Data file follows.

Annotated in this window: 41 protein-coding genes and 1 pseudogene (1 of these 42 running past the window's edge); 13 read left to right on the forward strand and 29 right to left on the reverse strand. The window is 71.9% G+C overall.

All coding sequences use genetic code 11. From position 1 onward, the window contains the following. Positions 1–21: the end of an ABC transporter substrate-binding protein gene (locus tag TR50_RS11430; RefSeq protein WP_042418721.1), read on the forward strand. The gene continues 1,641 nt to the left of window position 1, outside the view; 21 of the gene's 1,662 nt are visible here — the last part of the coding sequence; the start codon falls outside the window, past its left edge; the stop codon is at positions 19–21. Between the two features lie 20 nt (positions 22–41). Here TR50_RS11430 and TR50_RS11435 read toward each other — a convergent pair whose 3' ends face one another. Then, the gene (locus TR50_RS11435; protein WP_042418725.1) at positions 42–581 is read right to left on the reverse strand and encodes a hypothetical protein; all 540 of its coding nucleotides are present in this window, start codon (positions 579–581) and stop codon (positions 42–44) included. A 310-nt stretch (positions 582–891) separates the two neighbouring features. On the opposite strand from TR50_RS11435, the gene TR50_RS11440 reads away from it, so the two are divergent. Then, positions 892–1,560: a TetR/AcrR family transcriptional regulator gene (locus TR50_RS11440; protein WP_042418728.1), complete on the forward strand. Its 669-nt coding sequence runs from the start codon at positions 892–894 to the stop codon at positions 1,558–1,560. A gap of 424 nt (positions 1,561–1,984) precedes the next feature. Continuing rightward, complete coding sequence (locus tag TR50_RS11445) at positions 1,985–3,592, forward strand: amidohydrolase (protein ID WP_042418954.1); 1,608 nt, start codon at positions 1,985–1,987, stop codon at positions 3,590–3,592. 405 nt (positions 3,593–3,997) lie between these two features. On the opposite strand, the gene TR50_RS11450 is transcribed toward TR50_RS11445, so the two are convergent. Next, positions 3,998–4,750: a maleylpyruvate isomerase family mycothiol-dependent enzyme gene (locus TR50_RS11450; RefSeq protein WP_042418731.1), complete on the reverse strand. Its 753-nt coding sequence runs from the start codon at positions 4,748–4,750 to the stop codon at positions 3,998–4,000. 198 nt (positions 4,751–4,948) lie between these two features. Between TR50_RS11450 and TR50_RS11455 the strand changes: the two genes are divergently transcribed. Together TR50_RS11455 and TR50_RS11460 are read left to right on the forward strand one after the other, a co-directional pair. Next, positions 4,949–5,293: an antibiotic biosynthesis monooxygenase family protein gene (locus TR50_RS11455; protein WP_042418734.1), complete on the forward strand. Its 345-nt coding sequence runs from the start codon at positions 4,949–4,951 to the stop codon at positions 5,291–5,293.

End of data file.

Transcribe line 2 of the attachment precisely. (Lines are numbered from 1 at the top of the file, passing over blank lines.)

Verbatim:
All coding sequences use genetic code 11. From position 1 onward, the window contains the following. Positions 1–21: the end of an ABC transporter substrate-binding protein gene (locus tag TR50_RS11430; RefSeq protein WP_042418721.1), read on the forward strand. The gene continues 1,641 nt to the left of window position 1, outside the view; 21 of the gene's 1,662 nt are visible here — the last part of the coding sequence; the start codon falls outside the window, past its left edge; the stop codon is at positions 19–21. Between the two features lie 20 nt (positions 22–41). Here TR50_RS11430 and TR50_RS11435 read toward each other — a convergent pair whose 3' ends face one another. Then, the gene (locus TR50_RS11435; protein WP_042418725.1) at positions 42–581 is read right to left on the reverse strand and encodes a hypothetical protein; all 540 of its coding nucleotides are present in this window, start codon (positions 579–581) and stop codon (positions 42–44) included. A 310-nt stretch (positions 582–891) separates the two neighbouring features. On the opposite strand from TR50_RS11435, the gene TR50_RS11440 reads away from it, so the two are divergent. Then, positions 892–1,560: a TetR/AcrR family transcriptional regulator gene (locus TR50_RS11440; protein WP_042418728.1), complete on the forward strand. Its 669-nt coding sequence runs from the start codon at positions 892–894 to the stop codon at positions 1,558–1,560. A gap of 424 nt (positions 1,561–1,984) precedes the next feature. Continuing rightward, complete coding sequence (locus tag TR50_RS11445) at positions 1,985–3,592, forward strand: amidohydrolase (protein ID WP_042418954.1); 1,608 nt, start codon at positions 1,985–1,987, stop codon at positions 3,590–3,592. 405 nt (positions 3,593–3,997) lie between these two features. On the opposite strand, the gene TR50_RS11450 is transcribed toward TR50_RS11445, so the two are convergent. Next, positions 3,998–4,750: a maleylpyruvate isomerase family mycothiol-dependent enzyme gene (locus TR50_RS11450; RefSeq protein WP_042418731.1), complete on the reverse strand. Its 753-nt coding sequence runs from the start codon at positions 4,748–4,750 to the stop codon at positions 3,998–4,000. 198 nt (positions 4,751–4,948) lie between these two features. Between TR50_RS11450 and TR50_RS11455 the strand changes: the two genes are divergently transcribed. Together TR50_RS11455 and TR50_RS11460 are read left to right on the forward strand one after the other, a co-directional pair. Next, positions 4,949–5,293: an antibiotic biosynthesis monooxygenase family protein gene (locus TR50_RS11455; protein WP_042418734.1), complete on the forward strand. Its 345-nt coding sequence runs from the start codon at positions 4,949–4,951 to the stop codon at positions 5,291–5,293.